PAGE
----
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Australian Army Workboats 30 Dec 2021 12:40 #229999

  • Lang
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I am sure these people can help.

It is a good story about the US Small Ships and their Australian crews.

www.usarmysmallships.asn.au/

And another great story.

medium.com/@JamesGrantHay/macarthurs-nav...oorhead-17ecd22f36d8

And an ABC podcast about the Small Ships

www.abc.net.au/radionational/programs/sundayextra/8792658
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Australian Army Workboats 30 Dec 2021 13:13 #230000

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Australian Army Workboats 30 Dec 2021 13:57 #230002

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Note she is recorded as a "Patrol Vessel" renamed Melbidir out of Thursday Island in 1959.



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Australian Army Workboats 30 Dec 2021 15:03 #230003

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Lang .... Mate that has been exactly what I've needed to finish off that section of the story.

I do believe I'll owe you a beverage when ever we meet,

Cheers

Werk
You might Laugh at me because I'm different, I laugh at you because you're all the same
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Australian Army Workboats 30 Dec 2021 16:12 #230006

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Fantastic research Lang with a brilliant result.
The story also reminded me of the MV Krait which did a little steam to Singapore Harbour for a bang of a good time.
I had a very quick look at the list of small boat 'borrowed' for service to our Country. Two names stood right out for me were the Bronzewing and the Kia Ora. Now I do not know if boats can have the same name but both those were registered fishing boats out of Crowdy Head harbor NSW. Both were fairly old timber hulled boats when I saw them last in the harbor and I dont know where they might be now as the Co-Op closed down and not many fishing boats work from there now.
Cheers Cobba & Cobbarette
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STUBBOURN B@ST@RD
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Australian Army Workboats 30 Dec 2021 16:13 #230007

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If you open this you will see the story of the boat to the finish before it was abandoned as Youth Training Ship TRITON on about page 10.

www.yumpu.com/en/document/view/42542458/...-league-of-australia
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Australian Army Workboats 30 Dec 2021 16:45 #230008

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Cobba

Old wooden boats last forever. I had a 1913 Pearling Lugger and the 1939 coastal trading boat and both would still be going if disaster had not overtaken them.

The Royal Navy back in the day had ships of the line 75 and more years old so there is no reason your trawlers could not be continuously refurbished 80 year old vessels.

Lang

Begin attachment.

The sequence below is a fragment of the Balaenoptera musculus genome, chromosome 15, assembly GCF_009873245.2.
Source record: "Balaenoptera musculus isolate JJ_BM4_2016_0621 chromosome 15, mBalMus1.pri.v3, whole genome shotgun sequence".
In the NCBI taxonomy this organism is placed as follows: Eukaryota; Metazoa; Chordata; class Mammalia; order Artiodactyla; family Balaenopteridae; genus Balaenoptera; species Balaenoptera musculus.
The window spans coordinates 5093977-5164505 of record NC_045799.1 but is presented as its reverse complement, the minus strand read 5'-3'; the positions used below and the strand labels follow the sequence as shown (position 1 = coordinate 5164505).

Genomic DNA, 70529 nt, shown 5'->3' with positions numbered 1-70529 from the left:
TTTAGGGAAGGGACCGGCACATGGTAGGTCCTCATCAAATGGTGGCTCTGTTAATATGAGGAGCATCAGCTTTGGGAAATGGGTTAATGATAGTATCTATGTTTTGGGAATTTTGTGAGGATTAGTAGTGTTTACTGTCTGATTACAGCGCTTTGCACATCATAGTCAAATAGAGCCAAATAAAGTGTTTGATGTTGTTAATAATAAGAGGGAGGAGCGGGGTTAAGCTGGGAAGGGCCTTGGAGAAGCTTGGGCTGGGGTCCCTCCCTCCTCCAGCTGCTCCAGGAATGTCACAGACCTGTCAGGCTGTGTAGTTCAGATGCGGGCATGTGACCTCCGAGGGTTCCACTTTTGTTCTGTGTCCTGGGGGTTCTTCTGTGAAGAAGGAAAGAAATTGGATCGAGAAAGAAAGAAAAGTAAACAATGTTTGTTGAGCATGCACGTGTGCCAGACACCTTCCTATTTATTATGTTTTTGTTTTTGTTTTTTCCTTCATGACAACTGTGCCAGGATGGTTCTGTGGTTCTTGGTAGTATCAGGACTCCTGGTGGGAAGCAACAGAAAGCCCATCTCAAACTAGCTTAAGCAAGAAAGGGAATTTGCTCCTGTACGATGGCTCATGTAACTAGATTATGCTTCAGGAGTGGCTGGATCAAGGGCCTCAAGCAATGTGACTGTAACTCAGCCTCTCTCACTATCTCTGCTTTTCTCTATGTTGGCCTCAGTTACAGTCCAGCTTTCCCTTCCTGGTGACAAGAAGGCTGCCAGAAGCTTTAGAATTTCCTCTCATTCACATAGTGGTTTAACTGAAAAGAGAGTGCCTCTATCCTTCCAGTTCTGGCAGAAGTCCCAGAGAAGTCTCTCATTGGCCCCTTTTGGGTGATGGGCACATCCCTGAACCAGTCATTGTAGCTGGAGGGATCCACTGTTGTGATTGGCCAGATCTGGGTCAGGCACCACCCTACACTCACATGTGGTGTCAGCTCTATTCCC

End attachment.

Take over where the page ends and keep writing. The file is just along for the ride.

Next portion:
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Australian Army Workboats 30 Dec 2021 19:47 #230010

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At the outbreak of WWII, Australia wasn't really an industrial nation. Our manufacturing capability lay in the railway workshops; engineering enterprises which had morphed from goldfields equipment into general mining, agriculture & irrigation; woodworking shops which had built horse-vehicle, tram and motor bodies; shipbuilders, and the fledgling automotive industry.
They swung into action, and developed new skills, which served them well into the 1950s decade of huge manufacturing growth.
I have countless examples in my files.
The patrol boats, which triggered this thread.
Holden had started life making wooden bodies. It made wooden-frame aeroplanes.
Kelly & Lewis made irrigation pumps, and had built two diesel locos for a timber line in Alexandra. It made electric locos for SEC's Yallourn railway when repeat orders from Germany were out of the question.
Postwar NSWR railmotors used aircraft framing techniques, which resulted in a profile more tubular than most railway equipment.
CAC turned its aircraft skills into building buses, notably the prolific and iconic Bedford SB.
With the giving away of industrial capability, would we have the ability if WWIII broke out next week?
One heartwarming story which shows than we can still do it: with the loss of supply for blue diesel additive, Pivot (maker of fertiliser and explosives) is swinging into action to make the product here.
That follows the recent morphing of distilleries from brandy, rum, gin and other spirits into covid19 sanitiser.

My wooden-boat hobby has extensive posts of workboats which have survived, although most with extensive modifications.

Roderick
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Australian Army Workboats 30 Dec 2021 22:35 #230016

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The unfortunate thing is that the fisherman at Crowdy Head were very light on maintenance and mostly only done due to break down. The dreaded 'worm' got into most of the fleet and some were treated and had it cut out and new planks fited and others not. Some did the deep 6 as they got hooked up on rocky ledges and flipped over and this was the fate of 2 that I know of one being the Sea Spray. Fortunately the Sea Spray although a total loss was replaced with another brand new built boat of the same specs and got the name back.
Another boat the Mary Alice was owned by Zane Grey a writer and floated around on it for a while, while he wrote his book/s. Then was decked out as a trawler. Last I heard of that it went to Maloolabar Qld where the owner retired and possibly sold it off.
Cheers Cobba & Cobbarette
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